Italian wine can be confusing. But there is joy in learning. Here are 12 terms you should know.
Just the name conjures up breathtaking sun-drenched beaches, misted by salt spray from the Mediterranean waves. The rustic elegance of Tuscan farmhouses nestled between rolling, vineyard covered hills and stately Cypress trees. The chic Roman trattorias, humming with animated conversation, hazy with cigarette smoke (how is it Italians make smoking look so sexy?), and bustling with busy waiters loaded down with platefuls of simple but joyously flavourful pasta.
And then there’s the wine.
Like any worthy Italian love affair, this is a relationship of intense passion – and crushing confusion.
But also like any all-consuming dalliance, Italian wine lovers may find themselves craving more and more, desperate to know every little thing about the object of their affection – if only to help them appreciate their mysterious inamorata.
To get things started, let’s begin with common Italian wine terms. So at least you can understand the language of vino love.
Denomiazione di Orgine Controllata Garantinta. This acronym is printed on wine labels to show the wine is of the highest class under Italian law. The wines in this category are produced in specific areas, and made according to strict criteria – including aging, harvesting, grapes used, and production methods. Some of Italy’s most revered wines: Barolo, Brunello, Chianti Classico, for example, are all ranked DOCG.
Denomiazione di Orgine Controllata. The next step down on the legislative ladder is DOC. Laws surrounding the production of DOC wines, while a bit looser than DOCG, are still quite rigorous.
Indicazione Geographica Tipica. This is an interesting category that was created to give winemakers more flexibility – using international grapes, for example, amongst other things. This freedom has led to some terrific – and terrifically expensive – wines, most notably the famed Super Tuscans.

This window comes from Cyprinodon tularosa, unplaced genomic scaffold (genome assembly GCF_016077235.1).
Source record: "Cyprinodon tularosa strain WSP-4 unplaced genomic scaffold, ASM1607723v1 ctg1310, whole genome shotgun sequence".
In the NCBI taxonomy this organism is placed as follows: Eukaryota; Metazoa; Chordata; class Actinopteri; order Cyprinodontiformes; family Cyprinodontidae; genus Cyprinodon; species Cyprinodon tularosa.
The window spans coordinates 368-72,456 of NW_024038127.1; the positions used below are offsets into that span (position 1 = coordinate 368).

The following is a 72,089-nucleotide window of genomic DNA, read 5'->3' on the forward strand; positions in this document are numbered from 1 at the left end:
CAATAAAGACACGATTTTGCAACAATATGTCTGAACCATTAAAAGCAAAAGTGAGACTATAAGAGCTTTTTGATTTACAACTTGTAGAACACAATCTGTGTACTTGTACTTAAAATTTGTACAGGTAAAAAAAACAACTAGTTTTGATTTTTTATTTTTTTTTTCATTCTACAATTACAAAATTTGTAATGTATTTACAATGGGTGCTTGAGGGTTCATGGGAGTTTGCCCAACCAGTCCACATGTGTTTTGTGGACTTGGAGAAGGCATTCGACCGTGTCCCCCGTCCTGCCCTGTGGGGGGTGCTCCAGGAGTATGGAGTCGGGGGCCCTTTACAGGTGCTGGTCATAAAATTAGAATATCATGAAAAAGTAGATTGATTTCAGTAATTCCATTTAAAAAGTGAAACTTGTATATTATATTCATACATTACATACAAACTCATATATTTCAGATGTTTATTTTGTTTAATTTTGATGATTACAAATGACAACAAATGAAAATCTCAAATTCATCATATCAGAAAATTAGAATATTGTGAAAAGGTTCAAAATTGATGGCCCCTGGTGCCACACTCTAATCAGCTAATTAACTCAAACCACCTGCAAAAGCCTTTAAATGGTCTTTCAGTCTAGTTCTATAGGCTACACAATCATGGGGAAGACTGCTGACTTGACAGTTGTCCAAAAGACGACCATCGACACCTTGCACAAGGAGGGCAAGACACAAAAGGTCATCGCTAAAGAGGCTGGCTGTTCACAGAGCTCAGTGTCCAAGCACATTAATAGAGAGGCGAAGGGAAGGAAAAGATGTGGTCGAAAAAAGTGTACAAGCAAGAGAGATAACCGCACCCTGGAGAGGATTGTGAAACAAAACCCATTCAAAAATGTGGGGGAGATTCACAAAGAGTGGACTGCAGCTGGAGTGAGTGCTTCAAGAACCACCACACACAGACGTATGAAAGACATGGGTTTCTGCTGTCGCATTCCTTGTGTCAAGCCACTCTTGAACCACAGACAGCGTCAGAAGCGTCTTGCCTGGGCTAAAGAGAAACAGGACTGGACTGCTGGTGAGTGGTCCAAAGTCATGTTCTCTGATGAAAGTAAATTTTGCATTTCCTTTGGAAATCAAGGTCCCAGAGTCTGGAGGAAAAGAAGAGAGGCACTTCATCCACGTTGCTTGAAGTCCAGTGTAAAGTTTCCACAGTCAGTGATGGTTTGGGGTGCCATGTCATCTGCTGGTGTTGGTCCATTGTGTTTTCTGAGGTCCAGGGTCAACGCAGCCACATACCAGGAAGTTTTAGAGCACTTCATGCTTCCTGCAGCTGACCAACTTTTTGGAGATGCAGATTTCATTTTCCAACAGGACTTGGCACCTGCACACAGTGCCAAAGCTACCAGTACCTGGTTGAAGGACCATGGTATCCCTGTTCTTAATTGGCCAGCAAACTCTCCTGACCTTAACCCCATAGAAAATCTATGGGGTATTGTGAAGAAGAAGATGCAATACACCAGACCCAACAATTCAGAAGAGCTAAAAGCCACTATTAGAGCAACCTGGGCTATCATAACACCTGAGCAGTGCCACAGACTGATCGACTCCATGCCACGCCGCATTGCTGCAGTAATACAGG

A fully sparkling wine that has energetic bubbles, just like Champagne.
Italian for the classic method of making a sparkling wine. This production technique is how Champagne is made, undergoing secondary fermentation (or getting the bubbles), in the same bottle you see on store shelves.
Riserva wines are aged longer and are more legislated in their production than non-riserva wines. However, specifics vary between regions.
Classico wines are made in the classic area of a demarcated DOC or DOCG region. Usually this means top vineyard sites on the best hills, with premium soil.
A wine that has higher alcohol than non-superiore.
The winemaking technique of partially drying out the grapes before pressing. This intensifies the flavours and alcohol in the wine. This is most popularly done with Amarone.
Literally meaning “repassed” in Italian. This refers to the winemaking technique where the used skins of Amarone are used a second time in order to give simple Valpolicella a bit more body and structure.
Used specifically in Piedmont. Bricco refers to the highest point on a hill or slope, and usually the most coveted vineyard site.
But perhaps the most important of all….
“A glass of wine, please.”